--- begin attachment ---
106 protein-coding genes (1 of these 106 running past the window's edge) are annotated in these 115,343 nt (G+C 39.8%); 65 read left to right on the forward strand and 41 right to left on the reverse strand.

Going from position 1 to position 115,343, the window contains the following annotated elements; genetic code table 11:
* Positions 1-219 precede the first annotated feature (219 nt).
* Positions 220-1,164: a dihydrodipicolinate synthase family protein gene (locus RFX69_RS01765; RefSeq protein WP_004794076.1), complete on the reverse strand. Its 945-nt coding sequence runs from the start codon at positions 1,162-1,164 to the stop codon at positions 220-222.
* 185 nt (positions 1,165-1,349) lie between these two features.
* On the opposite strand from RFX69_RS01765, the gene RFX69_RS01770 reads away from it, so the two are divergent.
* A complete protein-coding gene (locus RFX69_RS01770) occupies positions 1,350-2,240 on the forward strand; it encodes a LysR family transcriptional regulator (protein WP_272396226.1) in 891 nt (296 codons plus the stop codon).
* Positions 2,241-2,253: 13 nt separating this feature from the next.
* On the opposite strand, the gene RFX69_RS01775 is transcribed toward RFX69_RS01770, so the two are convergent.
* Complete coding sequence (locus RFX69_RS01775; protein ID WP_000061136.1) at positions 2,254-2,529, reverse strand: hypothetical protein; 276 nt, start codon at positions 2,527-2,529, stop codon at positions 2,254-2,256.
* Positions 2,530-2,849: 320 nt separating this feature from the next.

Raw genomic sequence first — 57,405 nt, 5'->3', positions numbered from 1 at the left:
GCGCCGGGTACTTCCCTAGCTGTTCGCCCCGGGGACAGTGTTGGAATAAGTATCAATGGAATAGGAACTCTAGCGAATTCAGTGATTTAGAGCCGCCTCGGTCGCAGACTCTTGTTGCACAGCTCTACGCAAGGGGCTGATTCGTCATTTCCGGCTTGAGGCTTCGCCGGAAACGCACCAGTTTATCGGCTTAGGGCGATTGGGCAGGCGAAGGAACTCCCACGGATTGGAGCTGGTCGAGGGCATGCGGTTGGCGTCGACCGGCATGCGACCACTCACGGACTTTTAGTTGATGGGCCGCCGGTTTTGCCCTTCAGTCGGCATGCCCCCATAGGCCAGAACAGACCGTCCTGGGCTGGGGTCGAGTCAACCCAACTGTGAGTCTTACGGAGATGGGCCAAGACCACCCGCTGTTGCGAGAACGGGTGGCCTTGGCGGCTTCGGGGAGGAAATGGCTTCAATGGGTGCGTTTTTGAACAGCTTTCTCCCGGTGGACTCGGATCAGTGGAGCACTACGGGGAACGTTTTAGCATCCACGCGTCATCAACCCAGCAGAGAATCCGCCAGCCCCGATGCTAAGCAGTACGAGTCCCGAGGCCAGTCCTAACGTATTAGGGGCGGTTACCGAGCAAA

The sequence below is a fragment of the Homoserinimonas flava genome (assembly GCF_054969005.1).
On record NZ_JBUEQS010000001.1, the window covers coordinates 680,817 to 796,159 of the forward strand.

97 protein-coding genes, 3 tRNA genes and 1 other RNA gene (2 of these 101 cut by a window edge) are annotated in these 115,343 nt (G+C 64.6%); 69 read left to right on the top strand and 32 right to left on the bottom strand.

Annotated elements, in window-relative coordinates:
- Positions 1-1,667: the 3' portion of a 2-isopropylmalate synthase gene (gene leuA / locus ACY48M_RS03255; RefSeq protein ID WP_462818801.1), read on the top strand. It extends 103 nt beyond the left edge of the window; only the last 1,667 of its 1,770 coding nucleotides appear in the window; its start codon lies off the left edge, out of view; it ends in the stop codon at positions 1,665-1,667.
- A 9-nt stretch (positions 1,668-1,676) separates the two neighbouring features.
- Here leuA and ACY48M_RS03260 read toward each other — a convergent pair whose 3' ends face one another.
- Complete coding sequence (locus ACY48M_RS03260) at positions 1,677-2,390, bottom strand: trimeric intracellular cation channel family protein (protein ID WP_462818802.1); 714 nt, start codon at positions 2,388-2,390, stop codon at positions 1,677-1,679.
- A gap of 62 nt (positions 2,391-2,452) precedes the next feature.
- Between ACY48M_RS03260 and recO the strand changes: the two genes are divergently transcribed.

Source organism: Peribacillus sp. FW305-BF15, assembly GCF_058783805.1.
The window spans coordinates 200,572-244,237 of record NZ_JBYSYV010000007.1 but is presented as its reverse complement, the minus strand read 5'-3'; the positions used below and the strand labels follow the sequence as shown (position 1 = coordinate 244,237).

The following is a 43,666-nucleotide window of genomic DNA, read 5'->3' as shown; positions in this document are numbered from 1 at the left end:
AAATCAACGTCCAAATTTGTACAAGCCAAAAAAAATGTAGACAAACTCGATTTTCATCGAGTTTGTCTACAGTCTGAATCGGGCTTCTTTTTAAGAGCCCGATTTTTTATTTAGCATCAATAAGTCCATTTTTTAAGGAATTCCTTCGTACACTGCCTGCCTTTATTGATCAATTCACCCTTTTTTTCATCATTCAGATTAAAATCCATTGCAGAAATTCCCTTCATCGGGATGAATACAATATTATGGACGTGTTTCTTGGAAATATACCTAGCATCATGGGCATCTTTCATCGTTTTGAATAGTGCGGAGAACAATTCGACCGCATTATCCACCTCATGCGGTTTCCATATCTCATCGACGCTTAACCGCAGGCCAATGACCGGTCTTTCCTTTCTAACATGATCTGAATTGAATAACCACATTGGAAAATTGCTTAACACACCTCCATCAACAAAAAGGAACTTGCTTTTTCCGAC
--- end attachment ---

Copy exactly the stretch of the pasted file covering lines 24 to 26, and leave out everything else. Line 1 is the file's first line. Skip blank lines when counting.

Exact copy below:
Source organism: Peribacillus sp. FW305-BF15, assembly GCF_058783805.1.
The window spans coordinates 200,572-244,237 of record NZ_JBYSYV010000007.1 but is presented as its reverse complement, the minus strand read 5'-3'; the positions used below and the strand labels follow the sequence as shown (position 1 = coordinate 244,237).

The following is a 43,666-nucleotide window of genomic DNA, read 5'->3' as shown; positions in this document are numbered from 1 at the left end: